Andy Dick discusses putting his life on screen in all its glory

In Danny Roane: First Time Director, Andy Dick plays the title character who is a television actor that drinks too much and gets basically ousted from the film industry. In order to find redemption he decides to break back in by directing his own movie which of course leads to it's own comedy of errors.

As Andy Dick is a one of a kind talent, Danny Roane: First Time Director could only be a one of a kind film. Dick recently sat down with us to discuss the upcoming DVD release and just about anything else we both could think of.

Where did the idea for Danny Roane: First Time Director come from?

Andy Dick: Just my life, plain and simple, my life.

When making a film about the film industry did you see it as a way to settle some scores or point out absurdities about the film industry?

Andy Dick: Oh, yeah, that's obvious. Yes, yes, yes...

Were you worried at all in doing that that people would know who you were talking about? Or, did you not care?

Andy Dick: Well, I'm not talking about anybody in any kind of bad way except me, so I didn't care. Anything that I've said about myself has already been said about me. I wasn't making fun of any people specifically. Maybe... and I wasn't even making fun of James Van Der Beek. I was very happy that he went along with... he really poked fun at himself.

Was that cathartic in a way how you pointed the camera at yourself?

Andy Dick: Oh yeah, hell yeah. I felt like I got a lot off my chest. The weird thing, here's something that's very strange... one of the opening scenes was Jimmy Kimmel, right? When I'm on Jimmy Kimmel's show and I urinate on him (laughs). That happened a year before I actually got carried off for groping Ivanka Trump. So that's a real example of life imitating art. I had written that scene and gotten carried off by security a year before it actually happened. Which is so strange.

Was it surreal to be directing a movie about that kind of stuff? You're starring in the movie and you're making a movie about making a movie.

Andy Dick: Yeah, right. I didn't mind it. It's surreal to explain it, when I'm trying to explain the movie. The only thing that was difficult was deciding what to keep from my life, what to throw out from my life, what to tone down from my life and what to turn up from my life. Definitely, I had a giant equalizer in front of me that just had the label my life. I would turn this up and turn that knob down. I want to be entertaining but I also want to keep it real. I want people to walk away with a sense of what it might be like to be somebody like me. Not necessarily me, specifically, but what it might be like to be in this industry and try and keep a career going for so long. And at the same time battle with addictions.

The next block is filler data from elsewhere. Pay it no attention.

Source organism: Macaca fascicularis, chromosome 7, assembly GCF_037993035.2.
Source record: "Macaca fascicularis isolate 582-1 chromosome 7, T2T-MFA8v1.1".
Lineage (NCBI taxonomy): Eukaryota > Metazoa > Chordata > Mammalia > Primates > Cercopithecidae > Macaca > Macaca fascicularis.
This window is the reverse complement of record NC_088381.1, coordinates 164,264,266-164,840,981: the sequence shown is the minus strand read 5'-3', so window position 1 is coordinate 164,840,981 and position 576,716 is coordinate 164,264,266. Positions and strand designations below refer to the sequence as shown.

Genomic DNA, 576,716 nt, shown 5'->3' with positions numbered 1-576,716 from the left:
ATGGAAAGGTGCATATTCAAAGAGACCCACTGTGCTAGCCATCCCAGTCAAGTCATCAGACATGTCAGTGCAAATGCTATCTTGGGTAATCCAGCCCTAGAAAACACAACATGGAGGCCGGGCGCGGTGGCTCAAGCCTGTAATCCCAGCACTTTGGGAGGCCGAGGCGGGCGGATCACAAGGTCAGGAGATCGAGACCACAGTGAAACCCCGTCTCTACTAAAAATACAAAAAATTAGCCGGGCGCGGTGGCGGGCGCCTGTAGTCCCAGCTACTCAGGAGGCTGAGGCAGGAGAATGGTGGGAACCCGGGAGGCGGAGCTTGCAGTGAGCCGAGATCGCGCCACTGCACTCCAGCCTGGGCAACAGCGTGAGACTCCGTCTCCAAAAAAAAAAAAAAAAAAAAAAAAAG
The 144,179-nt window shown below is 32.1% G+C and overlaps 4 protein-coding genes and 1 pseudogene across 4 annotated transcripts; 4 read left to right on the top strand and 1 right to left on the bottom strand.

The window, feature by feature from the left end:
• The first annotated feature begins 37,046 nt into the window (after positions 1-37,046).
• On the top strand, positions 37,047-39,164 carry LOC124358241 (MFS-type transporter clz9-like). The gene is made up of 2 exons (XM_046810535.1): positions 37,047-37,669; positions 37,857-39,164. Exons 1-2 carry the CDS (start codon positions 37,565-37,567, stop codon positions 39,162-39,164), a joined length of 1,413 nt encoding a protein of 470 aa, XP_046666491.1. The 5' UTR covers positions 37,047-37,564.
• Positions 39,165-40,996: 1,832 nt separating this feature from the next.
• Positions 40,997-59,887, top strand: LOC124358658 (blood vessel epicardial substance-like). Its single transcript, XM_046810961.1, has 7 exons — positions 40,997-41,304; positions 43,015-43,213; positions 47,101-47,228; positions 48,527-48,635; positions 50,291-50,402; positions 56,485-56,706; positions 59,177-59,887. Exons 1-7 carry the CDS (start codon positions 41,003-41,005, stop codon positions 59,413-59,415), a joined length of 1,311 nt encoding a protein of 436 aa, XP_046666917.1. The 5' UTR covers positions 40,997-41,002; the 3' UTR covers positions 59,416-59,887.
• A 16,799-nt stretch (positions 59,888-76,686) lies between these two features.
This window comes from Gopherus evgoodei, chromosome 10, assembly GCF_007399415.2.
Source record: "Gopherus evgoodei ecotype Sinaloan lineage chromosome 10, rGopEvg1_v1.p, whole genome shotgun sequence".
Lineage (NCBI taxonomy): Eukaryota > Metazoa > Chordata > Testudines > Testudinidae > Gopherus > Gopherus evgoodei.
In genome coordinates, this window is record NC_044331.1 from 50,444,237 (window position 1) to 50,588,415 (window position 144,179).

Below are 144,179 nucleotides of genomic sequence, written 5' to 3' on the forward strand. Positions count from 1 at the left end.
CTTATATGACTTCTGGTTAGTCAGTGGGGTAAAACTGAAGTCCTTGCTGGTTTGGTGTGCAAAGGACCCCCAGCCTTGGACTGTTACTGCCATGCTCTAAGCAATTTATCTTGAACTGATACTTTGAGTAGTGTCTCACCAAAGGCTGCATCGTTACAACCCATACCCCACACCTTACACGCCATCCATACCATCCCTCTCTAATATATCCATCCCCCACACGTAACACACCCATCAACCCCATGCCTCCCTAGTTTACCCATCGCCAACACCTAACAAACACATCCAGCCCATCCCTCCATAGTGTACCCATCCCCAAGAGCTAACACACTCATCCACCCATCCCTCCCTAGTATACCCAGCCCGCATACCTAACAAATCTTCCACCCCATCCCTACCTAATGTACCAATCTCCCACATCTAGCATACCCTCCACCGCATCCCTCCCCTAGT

Since you wrote and directed this movie, how closely did you follow the screenplay? I have to think that with your background there must have been improvisation.

Andy Dick: I hired actors that I knew personally. I hired actors that I knew could take the script and use it as a springboard... it's like a playground, that they can just jump off that and go anywhere they want. There was a lot of times when actors would completely go off script and sometimes I would use it and sometimes I wouldn't use it. I should have done a director's commentary where I really point out what was improvised and what was scripted. I spent 2 years writing that script. There was a real solid script there that we did jump off of. We really went nuts off of it.

We talked about the easy part being you putting your life on screen. What was the hardest part of making this film?

Andy Dick: I would say just making it in general. I brought it around to so many different places. I wanted somebody else to put up the money because I wound up putting up my own money for it; just getting it made. Once I got into the first day of filming it was like smooth sailing. It was easier than I had anticipated. The hardest part, I guess, is the anticipation, "Oh my God, I can't believe I'm going to make a movie." It was just an incredible, anxiety that I carried for two years thinking, "I don't know what I'm doing, I don't know how to do this." Where are we going to get the money? Are the actors going to come? Is it going to be good? Then, literally, the first day of filming I said, "This is easy." I've been doing this for over 20 years, I don't know what I was scared of?

It might have been that you had been doing this but you weren't the person who was...

Andy Dick: Running the show. Exactly. I wasn't the person manning the ship.

What are you working on now? What do you have coming up next?

Andy Dick: I have two scripts that I'm working on. Two script ideas that I just think are great. I think today I'm going to sign the contracts to have my own show on VH1. As well as the show runner/executive producer of Curb Your Enthusiasm wants to meet to talk about some kind of scripted show, that sounds promising. I'm going back into TV which is weird because I really wanted to shy away from it (laughs). I've been shying away from it and I wanted to stay away but it looks like it's my bread and butter. I've been doing it for 20 years and I like it and it's easy and it's fun. I think this TV show that I do will give me the opportunity to let people in on the non-monster side of Mr. Dick.

Danny Roane: First Time Director comes to DVD on November 6 from Lionsgate Home Entertainment.

Cinemark Movie Club
Evan Jacobs